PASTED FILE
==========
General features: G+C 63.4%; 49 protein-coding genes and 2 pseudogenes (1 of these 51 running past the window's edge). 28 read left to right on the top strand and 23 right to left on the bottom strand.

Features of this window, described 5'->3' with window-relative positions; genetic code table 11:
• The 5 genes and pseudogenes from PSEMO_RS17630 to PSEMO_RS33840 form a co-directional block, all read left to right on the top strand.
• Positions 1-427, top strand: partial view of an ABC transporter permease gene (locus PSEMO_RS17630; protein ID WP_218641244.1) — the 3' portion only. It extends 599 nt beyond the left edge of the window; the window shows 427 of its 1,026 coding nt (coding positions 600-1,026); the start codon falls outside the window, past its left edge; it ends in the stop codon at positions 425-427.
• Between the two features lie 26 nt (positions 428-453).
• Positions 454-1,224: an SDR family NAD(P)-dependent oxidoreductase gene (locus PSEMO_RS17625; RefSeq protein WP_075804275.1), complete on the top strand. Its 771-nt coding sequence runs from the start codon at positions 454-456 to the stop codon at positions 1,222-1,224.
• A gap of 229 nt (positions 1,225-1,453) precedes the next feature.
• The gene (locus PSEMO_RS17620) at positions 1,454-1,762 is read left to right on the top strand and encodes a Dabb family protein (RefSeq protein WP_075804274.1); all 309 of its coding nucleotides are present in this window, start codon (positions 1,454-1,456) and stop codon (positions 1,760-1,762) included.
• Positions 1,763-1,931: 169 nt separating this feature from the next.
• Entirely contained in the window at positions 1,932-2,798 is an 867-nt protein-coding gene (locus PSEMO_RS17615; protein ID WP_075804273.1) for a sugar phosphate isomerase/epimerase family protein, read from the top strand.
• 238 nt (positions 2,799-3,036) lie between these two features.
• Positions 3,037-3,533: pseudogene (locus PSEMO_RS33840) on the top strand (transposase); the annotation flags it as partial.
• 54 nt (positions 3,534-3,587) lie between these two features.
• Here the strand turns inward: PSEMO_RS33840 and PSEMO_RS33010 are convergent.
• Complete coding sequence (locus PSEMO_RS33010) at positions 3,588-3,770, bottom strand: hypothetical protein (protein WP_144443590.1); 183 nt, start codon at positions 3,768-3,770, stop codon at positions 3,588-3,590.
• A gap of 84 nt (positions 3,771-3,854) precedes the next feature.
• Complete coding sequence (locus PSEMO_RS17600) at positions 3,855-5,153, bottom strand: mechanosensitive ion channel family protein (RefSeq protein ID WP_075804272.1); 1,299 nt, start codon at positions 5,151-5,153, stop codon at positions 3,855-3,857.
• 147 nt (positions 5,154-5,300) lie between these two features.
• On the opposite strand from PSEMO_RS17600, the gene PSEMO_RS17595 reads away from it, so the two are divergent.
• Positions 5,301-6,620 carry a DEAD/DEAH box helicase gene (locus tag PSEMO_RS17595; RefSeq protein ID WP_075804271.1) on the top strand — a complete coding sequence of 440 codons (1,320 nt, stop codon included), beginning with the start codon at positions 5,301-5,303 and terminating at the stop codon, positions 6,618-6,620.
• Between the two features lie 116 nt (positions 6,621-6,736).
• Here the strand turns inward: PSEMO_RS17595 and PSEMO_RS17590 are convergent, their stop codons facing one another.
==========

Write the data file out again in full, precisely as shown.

General features: G+C 63.4%; 49 protein-coding genes and 2 pseudogenes (1 of these 51 running past the window's edge). 28 read left to right on the top strand and 23 right to left on the bottom strand.

Features of this window, described 5'->3' with window-relative positions; genetic code table 11:
• The 5 genes and pseudogenes from PSEMO_RS17630 to PSEMO_RS33840 form a co-directional block, all read left to right on the top strand.
• Positions 1-427, top strand: partial view of an ABC transporter permease gene (locus PSEMO_RS17630; protein ID WP_218641244.1) — the 3' portion only. It extends 599 nt beyond the left edge of the window; the window shows 427 of its 1,026 coding nt (coding positions 600-1,026); the start codon falls outside the window, past its left edge; it ends in the stop codon at positions 425-427.
• Between the two features lie 26 nt (positions 428-453).
• Positions 454-1,224: an SDR family NAD(P)-dependent oxidoreductase gene (locus PSEMO_RS17625; RefSeq protein WP_075804275.1), complete on the top strand. Its 771-nt coding sequence runs from the start codon at positions 454-456 to the stop codon at positions 1,222-1,224.
• A gap of 229 nt (positions 1,225-1,453) precedes the next feature.
• The gene (locus PSEMO_RS17620) at positions 1,454-1,762 is read left to right on the top strand and encodes a Dabb family protein (RefSeq protein WP_075804274.1); all 309 of its coding nucleotides are present in this window, start codon (positions 1,454-1,456) and stop codon (positions 1,760-1,762) included.
• Positions 1,763-1,931: 169 nt separating this feature from the next.
• Entirely contained in the window at positions 1,932-2,798 is an 867-nt protein-coding gene (locus PSEMO_RS17615; protein ID WP_075804273.1) for a sugar phosphate isomerase/epimerase family protein, read from the top strand.
• 238 nt (positions 2,799-3,036) lie between these two features.
• Positions 3,037-3,533: pseudogene (locus PSEMO_RS33840) on the top strand (transposase); the annotation flags it as partial.
• 54 nt (positions 3,534-3,587) lie between these two features.
• Here the strand turns inward: PSEMO_RS33840 and PSEMO_RS33010 are convergent.
• Complete coding sequence (locus PSEMO_RS33010) at positions 3,588-3,770, bottom strand: hypothetical protein (protein WP_144443590.1); 183 nt, start codon at positions 3,768-3,770, stop codon at positions 3,588-3,590.
• A gap of 84 nt (positions 3,771-3,854) precedes the next feature.
• Complete coding sequence (locus PSEMO_RS17600) at positions 3,855-5,153, bottom strand: mechanosensitive ion channel family protein (RefSeq protein ID WP_075804272.1); 1,299 nt, start codon at positions 5,151-5,153, stop codon at positions 3,855-3,857.
• 147 nt (positions 5,154-5,300) lie between these two features.
• On the opposite strand from PSEMO_RS17600, the gene PSEMO_RS17595 reads away from it, so the two are divergent.
• Positions 5,301-6,620 carry a DEAD/DEAH box helicase gene (locus tag PSEMO_RS17595; RefSeq protein ID WP_075804271.1) on the top strand — a complete coding sequence of 440 codons (1,320 nt, stop codon included), beginning with the start codon at positions 5,301-5,303 and terminating at the stop codon, positions 6,618-6,620.
• Between the two features lie 116 nt (positions 6,621-6,736).
• Here the strand turns inward: PSEMO_RS17595 and PSEMO_RS17590 are convergent, their stop codons facing one another.